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Thursday, 2nd July 2015
In General Japan News,

Climbing season begins on Mount Fuji

Some 180,000 climbers are expected to make the ascent of Mount Fuji over the next two months, as the season for such expeditions gets underway.

Yesterday (July 1st) was the official first day of climbing season on Japan's most famous peak, but those who attempted the challenge were thwarted by bad weather.

Authorities stopped climbers at the fifth station on the Yamanashi side of the volcano, due to high winds and rain.

So far, this route is the only one open, with the alternative Shikuoka side scheduled to welcome climbers from July 10th.

Mount Fuji stands 3,776 metres tall and is a popular challenge for outdoor enthusiasts, but conditions only make it climbable for two months of the year and as yesterday showed, even then there can be problems with the weather.

Due to problems of overcrowding on the mountain, which have occurred in recent years, 25,000 fewer people will be permitted to make the ascent than in 2014.

Previous seasons have seen some 10,000 people tackling Mount Fuji on a single day, which could not only lessen the enjoyment, but put climbers in danger.

Tour operators are therefore finding that many of their slots are filling up early, so that those keen to make it to the top do not miss their chance.

Mount Fuji has been a United Nations Educational, Scientific and Cultural Organization (UNESCO) World Heritage Site since 2013, which has made it even more popular to climb.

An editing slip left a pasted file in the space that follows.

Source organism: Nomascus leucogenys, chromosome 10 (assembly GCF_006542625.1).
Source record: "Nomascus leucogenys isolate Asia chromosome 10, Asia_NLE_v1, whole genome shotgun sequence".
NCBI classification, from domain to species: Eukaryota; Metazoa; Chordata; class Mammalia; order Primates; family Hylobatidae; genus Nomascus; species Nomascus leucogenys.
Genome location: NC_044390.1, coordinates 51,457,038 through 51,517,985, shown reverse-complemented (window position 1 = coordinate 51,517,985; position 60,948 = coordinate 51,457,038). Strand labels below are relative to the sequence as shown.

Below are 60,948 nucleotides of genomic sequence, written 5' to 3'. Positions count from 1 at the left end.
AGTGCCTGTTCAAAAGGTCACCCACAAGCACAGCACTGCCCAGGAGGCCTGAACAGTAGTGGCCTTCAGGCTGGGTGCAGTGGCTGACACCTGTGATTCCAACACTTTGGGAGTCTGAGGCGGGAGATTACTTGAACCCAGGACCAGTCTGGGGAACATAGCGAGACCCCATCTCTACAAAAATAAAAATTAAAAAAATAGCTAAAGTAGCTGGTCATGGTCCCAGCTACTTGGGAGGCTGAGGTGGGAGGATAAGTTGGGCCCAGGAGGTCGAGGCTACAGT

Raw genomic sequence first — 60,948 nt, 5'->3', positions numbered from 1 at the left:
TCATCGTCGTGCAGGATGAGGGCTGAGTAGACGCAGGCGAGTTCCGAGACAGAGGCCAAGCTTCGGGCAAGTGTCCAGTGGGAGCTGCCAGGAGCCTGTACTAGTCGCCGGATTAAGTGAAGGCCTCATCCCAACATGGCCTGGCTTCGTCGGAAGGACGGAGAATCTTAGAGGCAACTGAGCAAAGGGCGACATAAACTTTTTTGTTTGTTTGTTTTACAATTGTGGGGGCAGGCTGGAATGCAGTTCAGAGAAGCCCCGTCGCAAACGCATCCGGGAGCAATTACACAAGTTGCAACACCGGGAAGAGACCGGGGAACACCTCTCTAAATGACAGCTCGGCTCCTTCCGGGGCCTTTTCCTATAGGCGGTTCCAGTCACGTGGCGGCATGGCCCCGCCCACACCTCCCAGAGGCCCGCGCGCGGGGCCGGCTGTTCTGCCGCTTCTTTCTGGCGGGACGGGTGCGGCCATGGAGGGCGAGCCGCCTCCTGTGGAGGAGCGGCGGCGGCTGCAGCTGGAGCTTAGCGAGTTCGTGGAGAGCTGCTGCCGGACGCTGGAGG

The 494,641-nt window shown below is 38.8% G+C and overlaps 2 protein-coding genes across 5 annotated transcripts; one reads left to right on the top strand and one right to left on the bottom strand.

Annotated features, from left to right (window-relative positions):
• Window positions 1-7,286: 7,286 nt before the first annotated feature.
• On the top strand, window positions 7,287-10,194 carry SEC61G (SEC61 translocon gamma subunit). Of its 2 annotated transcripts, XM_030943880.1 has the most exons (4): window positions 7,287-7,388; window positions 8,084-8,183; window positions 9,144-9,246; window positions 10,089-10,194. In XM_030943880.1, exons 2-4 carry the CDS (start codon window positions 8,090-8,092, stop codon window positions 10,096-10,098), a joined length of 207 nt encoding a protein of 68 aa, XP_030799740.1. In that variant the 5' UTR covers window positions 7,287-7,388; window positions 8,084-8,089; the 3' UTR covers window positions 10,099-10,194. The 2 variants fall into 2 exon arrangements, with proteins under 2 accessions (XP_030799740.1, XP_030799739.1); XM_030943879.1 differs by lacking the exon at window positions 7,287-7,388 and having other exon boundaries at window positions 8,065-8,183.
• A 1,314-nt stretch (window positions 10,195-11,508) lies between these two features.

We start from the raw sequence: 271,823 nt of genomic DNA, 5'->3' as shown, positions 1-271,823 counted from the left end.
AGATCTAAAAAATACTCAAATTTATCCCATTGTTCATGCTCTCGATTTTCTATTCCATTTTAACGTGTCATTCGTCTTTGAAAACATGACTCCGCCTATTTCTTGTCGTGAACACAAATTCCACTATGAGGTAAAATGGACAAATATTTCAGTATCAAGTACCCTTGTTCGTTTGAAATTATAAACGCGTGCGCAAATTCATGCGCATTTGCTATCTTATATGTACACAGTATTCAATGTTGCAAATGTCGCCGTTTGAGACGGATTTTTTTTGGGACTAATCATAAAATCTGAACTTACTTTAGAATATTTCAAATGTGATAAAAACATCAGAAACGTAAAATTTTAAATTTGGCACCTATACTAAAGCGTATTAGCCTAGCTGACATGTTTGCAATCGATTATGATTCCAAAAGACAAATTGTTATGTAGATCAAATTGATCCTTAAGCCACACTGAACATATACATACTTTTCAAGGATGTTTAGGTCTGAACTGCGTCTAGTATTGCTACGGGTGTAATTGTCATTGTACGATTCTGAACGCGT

Both the Shizuoka and Yamanashi prefectural governments have therefore started requesting climbers to pay 1,000 yen (£5.20) towards its upkeep.

This voluntary sum is then used to help protect the mountain, as well as put better infrastructure in place for visitors, including improved road access.

One of the amenities that will be available to climbers of Mount Fuji is free Wi-Fi, which has been made possible by NTT Docomo Inc.

It is thought that this will become operational on July 10th at selected hotspots, but its usefulness may be hampered by the sheer number of people trying to get online.

Several trailheads will be designated hotspots, but the most popular is likely to be the summit, as climbers share their joy at reaching the top on social media.

Those wishing to access the Wi-Fi will need to select Welcome_to_Fujisan_Summit and enter a password, which will be included on flyers handed out to visitors.

After initially logging on, climbers will then have up to 72 hours of free Wi-Fi on the network.

The official climbing season on Mount Fuji will come to an end for those tackling the volcano from the Yamanashi side on September 14th.

There will be almost a whole month of additional opportunities when accessed from the Shizuoka prefecture, as this side will not close until October 10th.

Mount Fuji is the tallest mountain in Japan and is actually an active stratovolcano, although it has not erupted since 1708.

It can be found on Honshu Island, around 100 kilometres from Tokyo, but despite the distance, it can be seen from the capital on clear days.

Related news stories:
Mt Fuji World Heritage registration is mixed blessing (26th June 2014)
Japan's hiking boom leads to well-maintained routes (7th August 2015)